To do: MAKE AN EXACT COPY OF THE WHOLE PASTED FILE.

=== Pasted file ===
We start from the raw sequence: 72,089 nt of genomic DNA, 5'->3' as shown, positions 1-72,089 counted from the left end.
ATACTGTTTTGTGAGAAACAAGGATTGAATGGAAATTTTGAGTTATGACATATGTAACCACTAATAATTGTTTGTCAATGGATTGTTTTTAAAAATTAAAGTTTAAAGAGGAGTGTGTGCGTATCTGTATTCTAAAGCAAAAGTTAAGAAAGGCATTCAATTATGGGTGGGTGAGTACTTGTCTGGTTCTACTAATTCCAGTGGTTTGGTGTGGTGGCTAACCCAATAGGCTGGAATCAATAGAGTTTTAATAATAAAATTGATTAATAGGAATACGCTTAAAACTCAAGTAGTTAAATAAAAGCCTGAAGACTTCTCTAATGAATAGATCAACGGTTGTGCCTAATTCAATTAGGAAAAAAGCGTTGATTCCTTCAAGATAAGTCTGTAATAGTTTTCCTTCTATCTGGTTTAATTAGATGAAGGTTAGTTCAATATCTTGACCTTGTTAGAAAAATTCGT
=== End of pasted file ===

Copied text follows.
We start from the raw sequence: 72,089 nt of genomic DNA, 5'->3' as shown, positions 1-72,089 counted from the left end.
ATACTGTTTTGTGAGAAACAAGGATTGAATGGAAATTTTGAGTTATGACATATGTAACCACTAATAATTGTTTGTCAATGGATTGTTTTTAAAAATTAAAGTTTAAAGAGGAGTGTGTGCGTATCTGTATTCTAAAGCAAAAGTTAAGAAAGGCATTCAATTATGGGTGGGTGAGTACTTGTCTGGTTCTACTAATTCCAGTGGTTTGGTGTGGTGGCTAACCCAATAGGCTGGAATCAATAGAGTTTTAATAATAAAATTGATTAATAGGAATACGCTTAAAACTCAAGTAGTTAAATAAAAGCCTGAAGACTTCTCTAATGAATAGATCAACGGTTGTGCCTAATTCAATTAGGAAAAAAGCGTTGATTCCTTCAAGATAAGTCTGTAATAGTTTTCCTTCTATCTGGTTTAATTAGATGAAGGTTAGTTCAATATCTTGACCTTGTTAGAAAAATTCGT